Nancy Furman: Yes, it is.
Mrs. Amelia Tarbell: Doesn't look a thing like any of the Harringtons. What's your name, girl?
[Pollyanna says nothing]
Nancy Furman: Speak up!
Pollyanna Whittier: Pollyanna Whittier, mam.
Mrs. Amelia Tarbell: You're a very fortunate little girl. Most children who have lost their parents would be sent to an orphange.
[Pollyanna looks away]
Mrs. Amelia Tarbell: You know that, don't you?
Pollyanna Whittier: Yes, mam.
Mrs. Amelia Tarbell: Thank your lucky stars for a good woman such as your aunt taking you in.
Aunt Polly Harrington: Now, about the sermon, Reverend.
Reverend Ford: Yes. The transity of life. That fleeting vapor. It appeareth, and it vanisheth. James, the New Testament. You want me to weave a theme of this into my ser...
Aunt Polly Harrington: Well, let me tell you what my father said to Reverend Moffat.
Reverend Ford: Yes, what did he say?
Aunt Polly Harrington: He said you only have the congregation for one short hour a week. And there are six long days of mischeif for them before you get them again.
Reverend Ford: Ah! I see your point. Strike hard on Sunday the excessiveness of God's wrath and hope they carry it with them a few days into the week!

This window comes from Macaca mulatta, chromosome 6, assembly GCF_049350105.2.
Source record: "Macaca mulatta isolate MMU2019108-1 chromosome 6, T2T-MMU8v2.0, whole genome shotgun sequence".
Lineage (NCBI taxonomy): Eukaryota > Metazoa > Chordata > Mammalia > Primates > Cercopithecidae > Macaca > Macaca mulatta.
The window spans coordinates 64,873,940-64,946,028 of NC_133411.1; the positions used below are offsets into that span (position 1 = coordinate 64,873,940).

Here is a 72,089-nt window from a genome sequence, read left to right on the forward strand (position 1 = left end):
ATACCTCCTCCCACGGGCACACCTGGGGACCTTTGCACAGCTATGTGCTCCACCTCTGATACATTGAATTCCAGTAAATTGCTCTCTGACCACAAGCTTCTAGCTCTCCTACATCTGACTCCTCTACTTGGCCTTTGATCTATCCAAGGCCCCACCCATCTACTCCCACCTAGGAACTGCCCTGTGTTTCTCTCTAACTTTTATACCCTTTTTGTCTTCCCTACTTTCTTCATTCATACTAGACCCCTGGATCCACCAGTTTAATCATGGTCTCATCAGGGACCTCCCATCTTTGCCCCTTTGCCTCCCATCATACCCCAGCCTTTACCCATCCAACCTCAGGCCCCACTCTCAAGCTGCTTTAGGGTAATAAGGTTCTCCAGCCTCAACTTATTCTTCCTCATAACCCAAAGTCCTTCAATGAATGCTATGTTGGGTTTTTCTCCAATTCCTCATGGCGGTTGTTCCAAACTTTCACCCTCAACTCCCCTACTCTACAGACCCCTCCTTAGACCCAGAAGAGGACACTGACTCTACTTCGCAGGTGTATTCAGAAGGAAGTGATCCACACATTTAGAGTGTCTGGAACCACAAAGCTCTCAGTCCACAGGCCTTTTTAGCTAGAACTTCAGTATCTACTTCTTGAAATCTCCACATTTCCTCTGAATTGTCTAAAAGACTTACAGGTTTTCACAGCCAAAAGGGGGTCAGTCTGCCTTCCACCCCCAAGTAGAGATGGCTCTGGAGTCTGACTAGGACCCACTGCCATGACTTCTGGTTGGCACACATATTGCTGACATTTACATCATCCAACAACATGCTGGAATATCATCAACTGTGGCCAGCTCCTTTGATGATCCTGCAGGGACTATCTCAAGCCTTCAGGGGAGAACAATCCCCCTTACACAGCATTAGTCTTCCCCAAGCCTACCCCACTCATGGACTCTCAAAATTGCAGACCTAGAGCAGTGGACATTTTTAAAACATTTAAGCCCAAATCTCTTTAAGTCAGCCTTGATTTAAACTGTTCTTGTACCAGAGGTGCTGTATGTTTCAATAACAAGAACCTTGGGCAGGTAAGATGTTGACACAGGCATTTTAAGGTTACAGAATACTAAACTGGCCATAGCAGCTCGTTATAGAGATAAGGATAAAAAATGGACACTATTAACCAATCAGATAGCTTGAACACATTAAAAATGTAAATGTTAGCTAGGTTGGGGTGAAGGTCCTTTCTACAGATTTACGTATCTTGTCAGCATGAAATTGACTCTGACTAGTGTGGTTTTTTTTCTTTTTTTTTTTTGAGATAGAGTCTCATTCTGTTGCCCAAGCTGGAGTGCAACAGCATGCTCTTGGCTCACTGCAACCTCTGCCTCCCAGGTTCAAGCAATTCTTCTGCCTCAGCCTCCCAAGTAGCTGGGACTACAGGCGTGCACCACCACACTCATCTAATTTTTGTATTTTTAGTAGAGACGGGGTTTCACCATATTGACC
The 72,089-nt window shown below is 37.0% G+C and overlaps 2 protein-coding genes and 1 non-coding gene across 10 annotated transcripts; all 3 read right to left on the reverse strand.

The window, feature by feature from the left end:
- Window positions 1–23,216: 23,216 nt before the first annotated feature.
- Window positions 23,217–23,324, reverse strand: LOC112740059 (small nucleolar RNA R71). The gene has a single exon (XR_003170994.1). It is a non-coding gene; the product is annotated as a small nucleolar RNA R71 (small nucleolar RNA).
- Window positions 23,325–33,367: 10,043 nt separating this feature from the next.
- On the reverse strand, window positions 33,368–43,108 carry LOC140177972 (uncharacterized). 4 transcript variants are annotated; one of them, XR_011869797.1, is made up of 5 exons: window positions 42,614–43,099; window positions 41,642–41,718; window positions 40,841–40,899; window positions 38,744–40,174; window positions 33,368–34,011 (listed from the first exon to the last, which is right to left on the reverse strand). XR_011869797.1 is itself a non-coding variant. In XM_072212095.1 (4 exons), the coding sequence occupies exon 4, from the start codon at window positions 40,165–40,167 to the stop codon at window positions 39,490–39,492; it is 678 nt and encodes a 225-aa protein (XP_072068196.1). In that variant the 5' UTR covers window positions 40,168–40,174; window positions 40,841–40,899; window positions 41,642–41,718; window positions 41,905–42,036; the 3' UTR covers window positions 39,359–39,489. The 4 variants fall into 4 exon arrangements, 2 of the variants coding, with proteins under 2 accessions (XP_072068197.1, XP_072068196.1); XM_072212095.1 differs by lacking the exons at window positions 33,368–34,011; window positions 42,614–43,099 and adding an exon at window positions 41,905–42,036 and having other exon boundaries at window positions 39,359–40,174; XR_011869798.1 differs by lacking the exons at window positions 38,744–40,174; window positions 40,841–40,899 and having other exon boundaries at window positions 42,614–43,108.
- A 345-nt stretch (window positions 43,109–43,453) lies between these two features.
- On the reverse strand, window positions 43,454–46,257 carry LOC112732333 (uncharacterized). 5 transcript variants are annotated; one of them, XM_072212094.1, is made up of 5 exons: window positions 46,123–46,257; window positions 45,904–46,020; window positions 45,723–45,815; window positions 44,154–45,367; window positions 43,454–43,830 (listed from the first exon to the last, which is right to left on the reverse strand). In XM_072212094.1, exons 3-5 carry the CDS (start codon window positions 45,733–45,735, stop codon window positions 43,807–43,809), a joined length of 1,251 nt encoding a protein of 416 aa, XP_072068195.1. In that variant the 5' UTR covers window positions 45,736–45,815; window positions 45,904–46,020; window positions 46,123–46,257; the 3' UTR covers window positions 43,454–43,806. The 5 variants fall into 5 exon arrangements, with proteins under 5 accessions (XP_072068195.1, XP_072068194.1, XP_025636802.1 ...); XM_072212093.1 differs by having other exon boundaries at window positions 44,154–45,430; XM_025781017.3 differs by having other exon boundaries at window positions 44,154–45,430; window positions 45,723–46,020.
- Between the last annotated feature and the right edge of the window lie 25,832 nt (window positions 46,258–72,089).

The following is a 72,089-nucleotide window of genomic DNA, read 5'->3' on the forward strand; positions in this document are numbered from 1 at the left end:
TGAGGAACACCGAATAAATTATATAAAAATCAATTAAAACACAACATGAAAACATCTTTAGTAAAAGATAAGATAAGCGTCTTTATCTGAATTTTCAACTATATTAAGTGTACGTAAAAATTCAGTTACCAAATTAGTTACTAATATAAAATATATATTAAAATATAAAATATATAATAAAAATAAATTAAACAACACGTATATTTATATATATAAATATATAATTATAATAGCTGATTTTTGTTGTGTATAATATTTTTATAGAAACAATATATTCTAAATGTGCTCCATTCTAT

Aunt Polly Harrington: Exactly what I mean.
Aunt Polly Harrington: I'm your Aunt Polly.
Pollyanna Whittier: How do you do?
Aunt Polly Harrington: This is the pastor of our church, Reverend Ford.
Reverend Ford: How do you do? I can see there's a family resemblance.
Aunt Polly Harrington: She looks very much like her mother.
Pollyanna Whittier: Mother always used to say I looked like you!
Aunt Polly Harrington: Would you be good enough to stand erect and in a proper manner, please? And where in the world did you get that dress?
Pollyanna Whittier: It came in the missionary barrels.
Reverend Ford: Missionary barrels?
Aunt Polly Harrington: Yes, her father was a minister. As a matter of fact, he was a missionary in the British West Indies.
Pollyanna Whittier: I'm sorry about the dress, Aunt Polly. My Father said it was a size too big, but that I should be glad it wasn't a pair of boy's trousers.
Aunt Polly Harrington: Well, that's hardly anything to be glad about.
Pollyanna Whittier: Well, my father always used to say...
Aunt Polly Harrington: Yes, well, never mind what your father used to say. Pollyanna, this is going to be your new home now, and I hope you'll be very happy with me. Nancy will show you to your room.
Pollyanna Whittier: I'm very glad you sent for me, Aunt Polly. Your home is very lovely.
Aunt Polly Harrington: Thank you.
Pollyanna Whittier: It must make you awfully glad.
Aunt Polly Harrington: Glad?